Syria uses a ‘security solution’ to crush uprising: author
Syria is drowning in a vicious civil war as its headstrong president, Bashar Assad, wilfully destroys the country in piecemeal fashion in a desperate bid to ensure his survival and that of his brutal, dictatorial Baathist regime.
The popular uprising in Syria – Israel’s most truculent neighbour – broke out in March 2011 and has since turned increasingly violent.
With cities like Aleppo and Homs having been reduced to war zones and with the death toll having passed the 25,000 mark, the Syrian revolt has morphed into the most violent insurrection of the Arab Spring, the rebellions that have convulsed the Arab world for the past two years.
In purely financial terms, the uprising has been catastrophic as well. Economic losses have cost Syria at least $34 billion, according to Syrian Prime Minister Wael al-Halqi, but opposition figures claim that the real figure may be as high as $100 billion and counting.
The revolt began as a peaceful protest, but due to the regime’s heavy-handed response, it degenerated into a life-and-death struggle.
Assad opted for a “security solution,” writes Carsten Wieland in his informative and authoritative book, Syria – A Decade of Lost Chances, published by Cune Press in Seattle. To Assad, the uprising was and still is a zero-sum game, with the winner taking all the spoils.
Wieland, a German diplomat, knows Syria as well as any foreigner can, having lived in Damascus for two years and visited the country often. His readable book, based largely on first-hand sources and combining journalistic flair with academic gravitas, is meant for a general readership.
The revolt erupted in the periphery, in the flyblown southern town of Dara’a, and gradually spread to major urban centres such as Homs, Hama, Aleppo and Damascus, he notes.
In Dara’a, government agents arrested 15 schoolchildren who had courageously scrawled anti-regime graffiti on walls. They were thrown into prison and tortured. Protests broke out as parents demanded their immediate release.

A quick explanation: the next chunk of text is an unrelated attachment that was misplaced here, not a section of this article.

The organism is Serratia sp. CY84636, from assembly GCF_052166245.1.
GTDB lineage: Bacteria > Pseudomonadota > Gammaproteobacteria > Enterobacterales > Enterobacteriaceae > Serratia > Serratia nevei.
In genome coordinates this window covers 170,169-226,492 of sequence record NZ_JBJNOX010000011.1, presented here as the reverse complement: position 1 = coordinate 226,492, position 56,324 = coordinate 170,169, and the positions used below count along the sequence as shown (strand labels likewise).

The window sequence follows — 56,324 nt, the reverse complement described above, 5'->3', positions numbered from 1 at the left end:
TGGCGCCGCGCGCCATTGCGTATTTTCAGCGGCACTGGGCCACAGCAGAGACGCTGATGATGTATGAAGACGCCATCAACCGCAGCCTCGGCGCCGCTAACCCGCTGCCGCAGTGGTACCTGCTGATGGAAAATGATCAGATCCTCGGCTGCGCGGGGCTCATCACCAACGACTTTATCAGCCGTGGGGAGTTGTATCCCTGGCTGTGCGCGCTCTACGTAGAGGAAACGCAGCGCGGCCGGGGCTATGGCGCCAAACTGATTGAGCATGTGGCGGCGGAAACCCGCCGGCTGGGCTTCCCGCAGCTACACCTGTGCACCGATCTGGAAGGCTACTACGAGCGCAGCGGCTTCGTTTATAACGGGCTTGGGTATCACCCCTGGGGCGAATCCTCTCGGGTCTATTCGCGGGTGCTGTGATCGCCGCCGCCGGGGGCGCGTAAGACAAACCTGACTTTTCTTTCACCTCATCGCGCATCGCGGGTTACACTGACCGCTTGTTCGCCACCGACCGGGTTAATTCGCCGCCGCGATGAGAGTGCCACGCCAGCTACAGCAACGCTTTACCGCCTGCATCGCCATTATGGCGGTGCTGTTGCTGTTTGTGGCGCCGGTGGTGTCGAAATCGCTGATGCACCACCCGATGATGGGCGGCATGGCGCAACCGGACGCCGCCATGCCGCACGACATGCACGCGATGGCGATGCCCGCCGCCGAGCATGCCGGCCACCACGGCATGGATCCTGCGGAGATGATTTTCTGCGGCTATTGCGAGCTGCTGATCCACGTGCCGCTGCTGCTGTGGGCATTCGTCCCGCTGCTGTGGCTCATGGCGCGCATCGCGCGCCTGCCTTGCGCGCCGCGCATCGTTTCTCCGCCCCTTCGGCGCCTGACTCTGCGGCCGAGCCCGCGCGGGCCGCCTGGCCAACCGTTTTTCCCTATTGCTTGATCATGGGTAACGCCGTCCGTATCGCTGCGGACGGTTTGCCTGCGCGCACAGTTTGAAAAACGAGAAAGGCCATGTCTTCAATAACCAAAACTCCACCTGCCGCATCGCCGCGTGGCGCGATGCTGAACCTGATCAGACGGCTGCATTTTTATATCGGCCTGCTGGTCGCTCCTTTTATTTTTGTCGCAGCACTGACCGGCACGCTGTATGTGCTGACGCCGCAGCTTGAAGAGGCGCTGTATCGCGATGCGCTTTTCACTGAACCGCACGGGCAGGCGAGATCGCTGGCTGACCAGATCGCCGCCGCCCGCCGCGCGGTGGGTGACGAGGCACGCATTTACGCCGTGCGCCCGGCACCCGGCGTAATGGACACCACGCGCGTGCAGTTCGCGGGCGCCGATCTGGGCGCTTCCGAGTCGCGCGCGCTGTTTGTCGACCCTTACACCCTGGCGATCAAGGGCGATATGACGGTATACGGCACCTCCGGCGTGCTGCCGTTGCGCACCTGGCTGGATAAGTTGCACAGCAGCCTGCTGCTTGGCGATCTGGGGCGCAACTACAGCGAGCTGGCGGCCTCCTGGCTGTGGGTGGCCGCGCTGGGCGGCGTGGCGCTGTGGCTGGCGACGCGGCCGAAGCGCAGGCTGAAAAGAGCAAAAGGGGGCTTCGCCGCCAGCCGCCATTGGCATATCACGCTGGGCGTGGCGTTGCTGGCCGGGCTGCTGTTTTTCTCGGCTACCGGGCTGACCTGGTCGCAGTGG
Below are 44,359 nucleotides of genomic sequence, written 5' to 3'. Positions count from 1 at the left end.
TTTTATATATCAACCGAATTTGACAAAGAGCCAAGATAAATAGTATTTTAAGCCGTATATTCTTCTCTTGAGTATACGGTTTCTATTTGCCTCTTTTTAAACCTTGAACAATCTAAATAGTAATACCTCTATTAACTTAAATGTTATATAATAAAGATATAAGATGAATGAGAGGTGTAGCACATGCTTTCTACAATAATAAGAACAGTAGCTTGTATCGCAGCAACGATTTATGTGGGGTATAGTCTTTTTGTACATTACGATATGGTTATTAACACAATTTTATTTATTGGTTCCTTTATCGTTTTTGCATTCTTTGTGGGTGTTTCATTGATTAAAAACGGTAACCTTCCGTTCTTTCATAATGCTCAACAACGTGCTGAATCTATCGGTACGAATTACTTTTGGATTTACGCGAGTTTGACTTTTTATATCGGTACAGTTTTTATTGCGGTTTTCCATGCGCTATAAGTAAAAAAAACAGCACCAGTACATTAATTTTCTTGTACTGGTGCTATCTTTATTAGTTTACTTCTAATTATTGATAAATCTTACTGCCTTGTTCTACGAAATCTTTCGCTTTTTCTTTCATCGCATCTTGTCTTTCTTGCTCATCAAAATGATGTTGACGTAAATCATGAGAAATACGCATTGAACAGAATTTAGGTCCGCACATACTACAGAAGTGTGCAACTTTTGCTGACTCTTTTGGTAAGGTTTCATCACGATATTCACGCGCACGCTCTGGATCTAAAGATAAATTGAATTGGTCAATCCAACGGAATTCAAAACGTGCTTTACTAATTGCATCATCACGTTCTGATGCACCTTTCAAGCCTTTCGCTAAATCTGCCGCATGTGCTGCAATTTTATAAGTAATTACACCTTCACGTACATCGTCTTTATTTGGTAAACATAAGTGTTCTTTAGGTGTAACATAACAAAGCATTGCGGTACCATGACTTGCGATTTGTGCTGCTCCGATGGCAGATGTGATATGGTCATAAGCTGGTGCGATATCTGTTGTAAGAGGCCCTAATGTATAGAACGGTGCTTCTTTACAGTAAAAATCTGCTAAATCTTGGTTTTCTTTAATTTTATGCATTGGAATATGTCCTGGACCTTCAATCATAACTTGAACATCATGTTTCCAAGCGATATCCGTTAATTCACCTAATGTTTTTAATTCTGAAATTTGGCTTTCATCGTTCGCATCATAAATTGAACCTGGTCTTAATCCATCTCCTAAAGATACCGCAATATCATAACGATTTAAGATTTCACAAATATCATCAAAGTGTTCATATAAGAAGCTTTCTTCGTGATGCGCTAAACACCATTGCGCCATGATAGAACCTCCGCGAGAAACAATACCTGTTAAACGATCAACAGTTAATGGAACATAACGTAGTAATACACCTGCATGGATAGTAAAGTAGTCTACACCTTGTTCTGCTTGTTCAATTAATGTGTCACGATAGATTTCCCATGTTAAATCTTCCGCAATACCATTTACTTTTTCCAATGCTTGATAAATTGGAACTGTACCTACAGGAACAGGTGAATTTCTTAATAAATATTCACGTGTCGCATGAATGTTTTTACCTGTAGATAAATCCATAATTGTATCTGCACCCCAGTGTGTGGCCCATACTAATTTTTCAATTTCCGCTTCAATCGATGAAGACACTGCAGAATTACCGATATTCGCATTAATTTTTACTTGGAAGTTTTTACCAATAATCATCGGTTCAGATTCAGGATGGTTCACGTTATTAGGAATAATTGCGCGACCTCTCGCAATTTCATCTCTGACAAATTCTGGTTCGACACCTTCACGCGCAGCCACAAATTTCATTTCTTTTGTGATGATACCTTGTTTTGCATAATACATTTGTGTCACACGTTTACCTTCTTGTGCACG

In reaction to further demonstrations, police used live ammunition, worsening the situation. Instead of using kid gloves to defuse the tension, Wieland says, the regime, accustomed to docility from its citizens, deployed brute force.
Citing another defining moment in the rebellion, Wieland refers to an event that occurred a month earlier in the Old City of Damascus, when the son of a textile shop owner was beaten up by police. “Nothing unusual in a police state,” he observes. “However, this time something extraordinary happened. People gathered to support the victim.”
Doubtlessly emboldened by revolts in neighbouring Arab countries, Syrians had lost their fear and patience and were no longer prepared to accept the status quo of stagnation, paralysis and repression. “After the Facebook-co-ordinated protests in Tunisia and Egypt, Syria experienced the first YouTube revolution in history,” he writes in a succinct summation of the role that social media played in Syria’s national rebellion.
This, of course, was a highly ironic development, since Assad, in the name of technological progress, had introduced satellite dishes and built a modern communication infrastructure in Syria.
Realizing that the rebellion was spinning out of control, Assad offered a series of cosmetic concessions. State salaries, pensions, subsidies and social benefits were increased and mild political reforms were ushered in.
“In the context of the times, the moves turned out to be inadequate,” Wieland writes, suggesting they might have had a meaningful impact had they been phased in years earlier, when the very idea of challenging the regime would have been unthinkable.